Middlefield’s injection molding pioneer joins the Universal Plastics family
BY CHRIS TAYLOR
In the heart of Middlefield, where rolling farmland gives way to modern industry, sits Sajar Plastics’ sprawling production facility. Founded in 1949, the manufacturer specializes in gas-assist injection molding of plastic parts. Sajar derived its name from an acronym representing the last names of its founders. Considered a pioneer in the gasassist injection molding industry—technology that Sajar founders helped develop—the company employs more than 100 people in its 150,000-square-foot facility and has estimated sales of $16 million.
Gas-assist injection molding is a process used to manufacture large plastic parts with complex designs and high-quality surface finishes. It is ideal for producing large handles, equipment covers, doors, bezels, cabinets, and skins. End markets include medical, laboratory and diagnostic, business, and retail registers/dispensing machines. Sajar offers multiple gas-assist technologies, including traditional internal gas assist and external, gascounterpressure processes.
“Our No. 1 goal is to get more work into the Middlefield facility.” – Jay Kumar, CEO and Owner, Universal Plastics
In June 2017, the company was sold to Universal Plastics Corp., a heavy-gauge thermoformer based in Holyhoke, Mass. For more than 50 years, Universal has been a leader in manufacturing parts for the aerospace, medical device, transportation, consumer products, food packaging, and electronics industries. Jay Kumar, president and CEO of Universal Plastics and Mayfield Plastics Inc., explains the philosophy behind the recent Sajar acquisition.
“We are very pro-American manufacturing,” he says. “We want to see more work coming back to America. In that regard, we were always looking for an injection molder. When we looked at Sajar, we knew it was by far the best we had ever seen. It had a strong Midwestern work ethic and engineering department, and a culture of people working together.”
Before he was a plastics industry entrepreneur, Kumar was a Wall Street trader. After 10 years at J.P. Morgan Chase, he and his father, Sunil Kumar, decided to team up and take on small-business ownership. The elder Kumar had worked in the manufacturing sector for more than four decades. After selling the company he was working for, he was ready for a new venture.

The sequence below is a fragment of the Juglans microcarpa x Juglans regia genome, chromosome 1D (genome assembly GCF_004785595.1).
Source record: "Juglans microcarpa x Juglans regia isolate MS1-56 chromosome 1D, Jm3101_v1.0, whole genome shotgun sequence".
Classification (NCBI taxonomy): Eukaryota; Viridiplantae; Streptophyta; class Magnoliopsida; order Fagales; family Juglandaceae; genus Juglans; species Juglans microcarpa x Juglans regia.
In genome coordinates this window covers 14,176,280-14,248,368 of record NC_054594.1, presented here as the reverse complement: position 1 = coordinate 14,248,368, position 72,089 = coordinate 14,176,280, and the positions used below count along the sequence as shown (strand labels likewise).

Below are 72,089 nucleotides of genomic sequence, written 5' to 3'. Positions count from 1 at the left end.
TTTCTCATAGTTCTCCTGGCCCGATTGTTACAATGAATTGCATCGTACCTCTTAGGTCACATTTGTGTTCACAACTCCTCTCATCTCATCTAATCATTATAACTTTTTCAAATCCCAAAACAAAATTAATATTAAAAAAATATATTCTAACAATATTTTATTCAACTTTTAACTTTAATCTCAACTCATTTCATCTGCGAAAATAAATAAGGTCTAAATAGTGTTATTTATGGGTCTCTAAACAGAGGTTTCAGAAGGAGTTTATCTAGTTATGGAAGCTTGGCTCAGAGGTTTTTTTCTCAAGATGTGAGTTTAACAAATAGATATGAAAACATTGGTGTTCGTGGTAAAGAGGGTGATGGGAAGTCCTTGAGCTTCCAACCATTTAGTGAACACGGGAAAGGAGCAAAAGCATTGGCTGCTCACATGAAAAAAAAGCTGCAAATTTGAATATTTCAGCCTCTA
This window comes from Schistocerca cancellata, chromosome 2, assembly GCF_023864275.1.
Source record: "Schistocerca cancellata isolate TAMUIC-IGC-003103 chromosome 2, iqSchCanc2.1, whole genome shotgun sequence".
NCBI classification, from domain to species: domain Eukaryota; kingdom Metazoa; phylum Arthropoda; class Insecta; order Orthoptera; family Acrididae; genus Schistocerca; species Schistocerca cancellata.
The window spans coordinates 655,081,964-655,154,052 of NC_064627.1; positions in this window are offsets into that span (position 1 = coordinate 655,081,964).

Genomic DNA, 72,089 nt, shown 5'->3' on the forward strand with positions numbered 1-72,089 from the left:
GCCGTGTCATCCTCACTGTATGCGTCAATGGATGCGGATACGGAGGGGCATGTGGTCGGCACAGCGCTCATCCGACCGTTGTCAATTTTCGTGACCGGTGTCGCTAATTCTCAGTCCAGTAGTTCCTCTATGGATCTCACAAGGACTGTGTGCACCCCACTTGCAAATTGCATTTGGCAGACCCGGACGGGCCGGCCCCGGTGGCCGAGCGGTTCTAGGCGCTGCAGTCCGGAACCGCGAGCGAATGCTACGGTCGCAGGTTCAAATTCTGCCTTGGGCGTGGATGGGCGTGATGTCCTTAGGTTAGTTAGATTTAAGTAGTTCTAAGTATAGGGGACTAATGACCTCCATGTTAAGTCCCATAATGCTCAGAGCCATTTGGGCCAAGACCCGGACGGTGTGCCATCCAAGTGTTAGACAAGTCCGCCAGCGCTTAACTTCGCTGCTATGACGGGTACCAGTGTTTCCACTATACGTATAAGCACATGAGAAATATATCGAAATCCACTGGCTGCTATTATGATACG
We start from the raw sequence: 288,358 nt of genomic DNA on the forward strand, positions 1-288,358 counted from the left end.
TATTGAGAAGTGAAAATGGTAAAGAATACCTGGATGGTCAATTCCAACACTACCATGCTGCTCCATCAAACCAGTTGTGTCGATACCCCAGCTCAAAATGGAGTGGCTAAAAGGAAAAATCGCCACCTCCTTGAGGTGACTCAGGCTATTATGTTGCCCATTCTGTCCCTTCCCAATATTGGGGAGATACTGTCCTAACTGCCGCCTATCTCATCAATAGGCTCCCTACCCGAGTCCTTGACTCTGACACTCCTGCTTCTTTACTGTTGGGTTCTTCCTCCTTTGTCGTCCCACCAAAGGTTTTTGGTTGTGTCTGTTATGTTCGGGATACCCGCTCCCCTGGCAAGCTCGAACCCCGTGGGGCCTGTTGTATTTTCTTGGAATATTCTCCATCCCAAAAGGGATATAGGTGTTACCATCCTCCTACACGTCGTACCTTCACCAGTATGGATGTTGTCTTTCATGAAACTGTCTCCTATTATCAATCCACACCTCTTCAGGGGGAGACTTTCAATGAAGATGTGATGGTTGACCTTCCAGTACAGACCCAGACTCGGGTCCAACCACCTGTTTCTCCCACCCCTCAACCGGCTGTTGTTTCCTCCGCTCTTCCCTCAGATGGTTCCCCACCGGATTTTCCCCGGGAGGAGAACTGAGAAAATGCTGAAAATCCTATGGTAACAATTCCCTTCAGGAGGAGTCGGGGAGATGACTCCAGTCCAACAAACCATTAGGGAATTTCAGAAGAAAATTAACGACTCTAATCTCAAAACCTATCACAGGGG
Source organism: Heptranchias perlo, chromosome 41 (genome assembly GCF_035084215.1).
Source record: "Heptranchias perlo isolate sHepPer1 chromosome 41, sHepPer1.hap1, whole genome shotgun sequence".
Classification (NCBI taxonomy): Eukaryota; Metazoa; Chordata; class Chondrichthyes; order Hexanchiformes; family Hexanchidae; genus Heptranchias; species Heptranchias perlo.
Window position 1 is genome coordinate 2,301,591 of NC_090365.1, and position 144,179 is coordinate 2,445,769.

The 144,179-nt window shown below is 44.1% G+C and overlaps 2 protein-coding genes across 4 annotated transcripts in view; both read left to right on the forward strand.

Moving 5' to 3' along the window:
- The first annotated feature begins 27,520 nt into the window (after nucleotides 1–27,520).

“My father ran a chemical company, which he sold to Ashland,” says Jay Kumar. “We are very bullish on American manufacturing. We thought it would be a good idea to buy a small manufacturing company and see what we could do with it.”
The father-son team purchased Universal Plastics in 2012. The company specializes in thermoforming, a process in which a sheet of plastic is heated and placed over a mold. When the sheet cools, it hardens and forms a part. The technology is used to make large pieces such as aerospace parts and automotive bumpers. The next year, the Kumars acquired Mayfield Plastics in Sutton, Mass. Both Universal and Mayfield focus on the design and low-volume production of large parts. End products include covers and panels for medical equipment, such as X-ray and CT scanning machines. From kayaks to alpine sleds to plastic-clamshell food packaging, the sister companies produce a slew of products for a variety of industries. Together, Universal and Mayfield represent one of the largest precision thermoformers in the United States.
“Our goal was to grow the plastics platform and buy more good businesses that fit the culture,” says Kumar.
Kumar credits Geauga County administrators with helping Universal Plastics throughout the Sajar acquisition process. “Everyone has been extremely helpful,” he says. “Ohio has a reputation for being a very pro-business state, and I’m already beginning to see that.”
The parts Sajar Plastics manufactures are similar to those Universal Plastics makes. In fact, the companies have an overlapping customer base, yet they do not compete with each other. When considering the Sajar purchase, Kumar and his team had a vision of serving customers who started with custom thermoforming and eventually progressed to injection molding. In addition to gas-assist injection molding, Sajar offers customers high-pressure structural molding, straight injection molding, engineering services, and secondary operations that include finishing (paint, labeling, and printing), assembly, and packaging. A broad choice of manufacturing capabilities means customers can find solutions within the Universal family of companies.